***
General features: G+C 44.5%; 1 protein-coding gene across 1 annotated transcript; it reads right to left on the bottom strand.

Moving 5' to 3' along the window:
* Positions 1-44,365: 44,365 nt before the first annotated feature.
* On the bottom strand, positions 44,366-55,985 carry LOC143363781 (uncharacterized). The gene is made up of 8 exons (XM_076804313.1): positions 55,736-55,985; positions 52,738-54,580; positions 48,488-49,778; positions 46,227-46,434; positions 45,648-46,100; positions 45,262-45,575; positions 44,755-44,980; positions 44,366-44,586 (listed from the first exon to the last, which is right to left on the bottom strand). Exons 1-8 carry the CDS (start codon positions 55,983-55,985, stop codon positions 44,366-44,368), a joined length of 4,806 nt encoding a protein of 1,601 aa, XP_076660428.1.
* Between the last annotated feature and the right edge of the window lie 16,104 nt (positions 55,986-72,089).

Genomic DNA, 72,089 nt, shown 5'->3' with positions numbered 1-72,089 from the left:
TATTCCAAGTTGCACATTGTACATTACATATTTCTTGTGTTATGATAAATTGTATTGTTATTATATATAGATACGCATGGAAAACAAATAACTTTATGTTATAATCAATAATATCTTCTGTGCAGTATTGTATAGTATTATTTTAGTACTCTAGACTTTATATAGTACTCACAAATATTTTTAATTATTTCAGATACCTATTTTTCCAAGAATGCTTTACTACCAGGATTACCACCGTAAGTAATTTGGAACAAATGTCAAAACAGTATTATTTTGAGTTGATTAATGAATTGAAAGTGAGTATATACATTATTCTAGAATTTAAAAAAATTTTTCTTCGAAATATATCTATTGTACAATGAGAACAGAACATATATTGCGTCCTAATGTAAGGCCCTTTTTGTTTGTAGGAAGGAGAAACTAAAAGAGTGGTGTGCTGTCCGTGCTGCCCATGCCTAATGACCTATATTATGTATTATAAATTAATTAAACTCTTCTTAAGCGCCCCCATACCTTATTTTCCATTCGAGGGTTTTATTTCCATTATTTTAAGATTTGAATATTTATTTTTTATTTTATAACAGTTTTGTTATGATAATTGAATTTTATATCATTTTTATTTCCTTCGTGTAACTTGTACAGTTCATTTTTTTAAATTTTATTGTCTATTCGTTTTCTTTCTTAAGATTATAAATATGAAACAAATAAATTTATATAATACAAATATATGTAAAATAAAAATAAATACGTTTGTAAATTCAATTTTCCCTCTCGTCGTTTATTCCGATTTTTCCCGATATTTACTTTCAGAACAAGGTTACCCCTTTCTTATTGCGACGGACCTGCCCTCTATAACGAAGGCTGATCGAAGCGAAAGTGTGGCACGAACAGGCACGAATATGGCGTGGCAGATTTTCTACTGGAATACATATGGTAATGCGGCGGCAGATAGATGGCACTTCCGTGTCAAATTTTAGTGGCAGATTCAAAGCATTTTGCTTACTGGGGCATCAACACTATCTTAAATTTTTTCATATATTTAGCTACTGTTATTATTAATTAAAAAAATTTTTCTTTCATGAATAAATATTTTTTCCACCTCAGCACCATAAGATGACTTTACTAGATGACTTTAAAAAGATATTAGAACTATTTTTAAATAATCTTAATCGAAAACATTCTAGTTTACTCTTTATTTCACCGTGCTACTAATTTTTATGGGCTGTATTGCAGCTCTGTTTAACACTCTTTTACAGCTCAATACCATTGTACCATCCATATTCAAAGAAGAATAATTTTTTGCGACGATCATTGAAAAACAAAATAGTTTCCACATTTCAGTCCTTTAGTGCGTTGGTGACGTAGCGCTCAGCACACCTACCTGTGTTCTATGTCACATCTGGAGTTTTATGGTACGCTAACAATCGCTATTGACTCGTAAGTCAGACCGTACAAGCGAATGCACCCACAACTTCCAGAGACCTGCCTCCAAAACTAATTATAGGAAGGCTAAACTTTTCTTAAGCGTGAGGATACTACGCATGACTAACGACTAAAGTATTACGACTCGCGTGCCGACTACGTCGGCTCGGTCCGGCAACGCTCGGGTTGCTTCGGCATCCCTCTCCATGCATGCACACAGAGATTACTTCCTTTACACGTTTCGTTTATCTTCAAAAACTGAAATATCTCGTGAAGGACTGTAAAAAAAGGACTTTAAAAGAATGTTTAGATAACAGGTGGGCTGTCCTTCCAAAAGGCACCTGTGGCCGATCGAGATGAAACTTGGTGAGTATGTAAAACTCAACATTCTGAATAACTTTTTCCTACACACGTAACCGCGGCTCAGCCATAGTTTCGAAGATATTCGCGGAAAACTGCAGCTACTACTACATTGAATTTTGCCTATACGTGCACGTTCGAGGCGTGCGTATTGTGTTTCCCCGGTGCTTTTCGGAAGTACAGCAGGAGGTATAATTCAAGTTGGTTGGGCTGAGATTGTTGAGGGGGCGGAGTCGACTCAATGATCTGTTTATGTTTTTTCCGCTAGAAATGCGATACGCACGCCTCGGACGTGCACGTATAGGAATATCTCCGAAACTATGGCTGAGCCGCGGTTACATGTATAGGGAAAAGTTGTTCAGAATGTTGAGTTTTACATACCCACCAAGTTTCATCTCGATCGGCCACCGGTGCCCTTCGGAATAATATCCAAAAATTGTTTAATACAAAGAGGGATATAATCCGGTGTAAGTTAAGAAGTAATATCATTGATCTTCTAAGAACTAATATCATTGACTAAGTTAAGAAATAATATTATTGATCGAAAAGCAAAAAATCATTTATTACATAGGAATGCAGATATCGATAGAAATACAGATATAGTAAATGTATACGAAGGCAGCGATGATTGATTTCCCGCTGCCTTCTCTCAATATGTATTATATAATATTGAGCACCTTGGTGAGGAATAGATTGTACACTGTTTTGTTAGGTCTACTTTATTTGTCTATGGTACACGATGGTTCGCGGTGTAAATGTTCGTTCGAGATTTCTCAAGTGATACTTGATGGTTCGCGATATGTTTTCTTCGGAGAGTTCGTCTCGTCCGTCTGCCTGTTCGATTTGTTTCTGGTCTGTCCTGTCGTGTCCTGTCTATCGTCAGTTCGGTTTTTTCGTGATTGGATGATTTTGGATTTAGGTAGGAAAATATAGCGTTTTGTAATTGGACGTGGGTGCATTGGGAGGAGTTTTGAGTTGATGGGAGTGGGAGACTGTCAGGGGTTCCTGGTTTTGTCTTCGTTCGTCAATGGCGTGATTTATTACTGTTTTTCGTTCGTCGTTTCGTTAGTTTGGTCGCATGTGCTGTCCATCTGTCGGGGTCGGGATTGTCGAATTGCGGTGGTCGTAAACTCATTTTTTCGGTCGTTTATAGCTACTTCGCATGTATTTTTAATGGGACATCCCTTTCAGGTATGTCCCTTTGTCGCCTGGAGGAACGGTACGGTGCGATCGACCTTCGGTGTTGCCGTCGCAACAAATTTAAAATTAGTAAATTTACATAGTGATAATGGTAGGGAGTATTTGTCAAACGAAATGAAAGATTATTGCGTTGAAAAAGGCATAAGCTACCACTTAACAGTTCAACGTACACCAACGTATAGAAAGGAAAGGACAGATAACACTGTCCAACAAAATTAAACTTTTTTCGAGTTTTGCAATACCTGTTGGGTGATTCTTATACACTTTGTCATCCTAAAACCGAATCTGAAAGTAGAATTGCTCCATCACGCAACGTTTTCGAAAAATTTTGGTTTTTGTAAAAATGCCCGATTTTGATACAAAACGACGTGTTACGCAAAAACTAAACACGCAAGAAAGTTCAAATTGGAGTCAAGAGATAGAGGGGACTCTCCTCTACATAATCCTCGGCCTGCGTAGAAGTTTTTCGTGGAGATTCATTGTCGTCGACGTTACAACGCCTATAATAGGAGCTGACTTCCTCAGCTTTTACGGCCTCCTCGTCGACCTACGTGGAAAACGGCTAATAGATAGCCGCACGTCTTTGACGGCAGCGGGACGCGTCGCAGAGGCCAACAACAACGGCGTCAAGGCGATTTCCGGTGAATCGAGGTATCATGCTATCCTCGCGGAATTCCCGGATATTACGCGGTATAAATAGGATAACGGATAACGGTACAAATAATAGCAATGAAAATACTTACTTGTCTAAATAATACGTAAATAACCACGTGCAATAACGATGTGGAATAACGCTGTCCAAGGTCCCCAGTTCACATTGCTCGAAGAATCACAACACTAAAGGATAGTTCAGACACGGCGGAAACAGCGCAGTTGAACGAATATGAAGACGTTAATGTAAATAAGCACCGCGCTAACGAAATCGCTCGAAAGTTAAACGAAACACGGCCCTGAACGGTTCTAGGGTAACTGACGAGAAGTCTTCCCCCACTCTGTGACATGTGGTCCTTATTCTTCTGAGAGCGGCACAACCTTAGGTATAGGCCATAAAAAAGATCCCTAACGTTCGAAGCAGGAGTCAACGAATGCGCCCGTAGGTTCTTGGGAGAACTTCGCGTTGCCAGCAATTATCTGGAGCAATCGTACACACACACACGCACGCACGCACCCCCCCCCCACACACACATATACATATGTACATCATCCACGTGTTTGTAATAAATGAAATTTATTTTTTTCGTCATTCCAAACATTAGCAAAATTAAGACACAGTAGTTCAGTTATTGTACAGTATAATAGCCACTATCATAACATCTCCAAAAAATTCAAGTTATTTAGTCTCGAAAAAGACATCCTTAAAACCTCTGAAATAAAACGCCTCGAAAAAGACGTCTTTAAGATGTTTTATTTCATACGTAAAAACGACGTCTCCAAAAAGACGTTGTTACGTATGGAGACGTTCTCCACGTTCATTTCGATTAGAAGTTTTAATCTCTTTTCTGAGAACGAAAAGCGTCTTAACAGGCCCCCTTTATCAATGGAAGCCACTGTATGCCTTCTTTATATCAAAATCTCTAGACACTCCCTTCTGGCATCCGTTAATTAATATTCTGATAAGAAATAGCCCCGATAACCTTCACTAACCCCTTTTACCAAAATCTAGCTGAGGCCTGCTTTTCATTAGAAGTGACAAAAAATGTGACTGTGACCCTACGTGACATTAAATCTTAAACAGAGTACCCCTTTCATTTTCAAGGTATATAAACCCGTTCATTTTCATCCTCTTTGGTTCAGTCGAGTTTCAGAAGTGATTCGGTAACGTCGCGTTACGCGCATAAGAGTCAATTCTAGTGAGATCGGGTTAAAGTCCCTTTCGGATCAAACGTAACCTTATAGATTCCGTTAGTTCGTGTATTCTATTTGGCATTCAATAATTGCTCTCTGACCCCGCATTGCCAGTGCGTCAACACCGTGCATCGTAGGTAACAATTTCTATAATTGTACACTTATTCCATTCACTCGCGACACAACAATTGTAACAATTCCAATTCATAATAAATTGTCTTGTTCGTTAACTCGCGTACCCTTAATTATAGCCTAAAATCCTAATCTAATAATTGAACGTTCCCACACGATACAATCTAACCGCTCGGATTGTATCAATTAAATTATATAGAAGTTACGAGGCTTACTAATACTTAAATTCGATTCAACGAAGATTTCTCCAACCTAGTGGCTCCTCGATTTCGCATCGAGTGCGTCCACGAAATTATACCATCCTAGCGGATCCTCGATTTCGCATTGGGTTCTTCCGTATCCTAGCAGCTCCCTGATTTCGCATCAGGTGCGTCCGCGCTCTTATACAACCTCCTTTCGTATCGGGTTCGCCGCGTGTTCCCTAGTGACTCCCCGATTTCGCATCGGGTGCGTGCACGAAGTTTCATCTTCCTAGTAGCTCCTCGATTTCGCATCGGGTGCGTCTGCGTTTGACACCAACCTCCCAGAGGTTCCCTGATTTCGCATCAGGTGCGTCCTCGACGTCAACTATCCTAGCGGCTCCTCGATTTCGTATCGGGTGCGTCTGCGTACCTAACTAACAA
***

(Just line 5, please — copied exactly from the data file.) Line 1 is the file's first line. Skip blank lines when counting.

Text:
* Between the last annotated feature and the right edge of the window lie 16,104 nt (positions 55,986-72,089).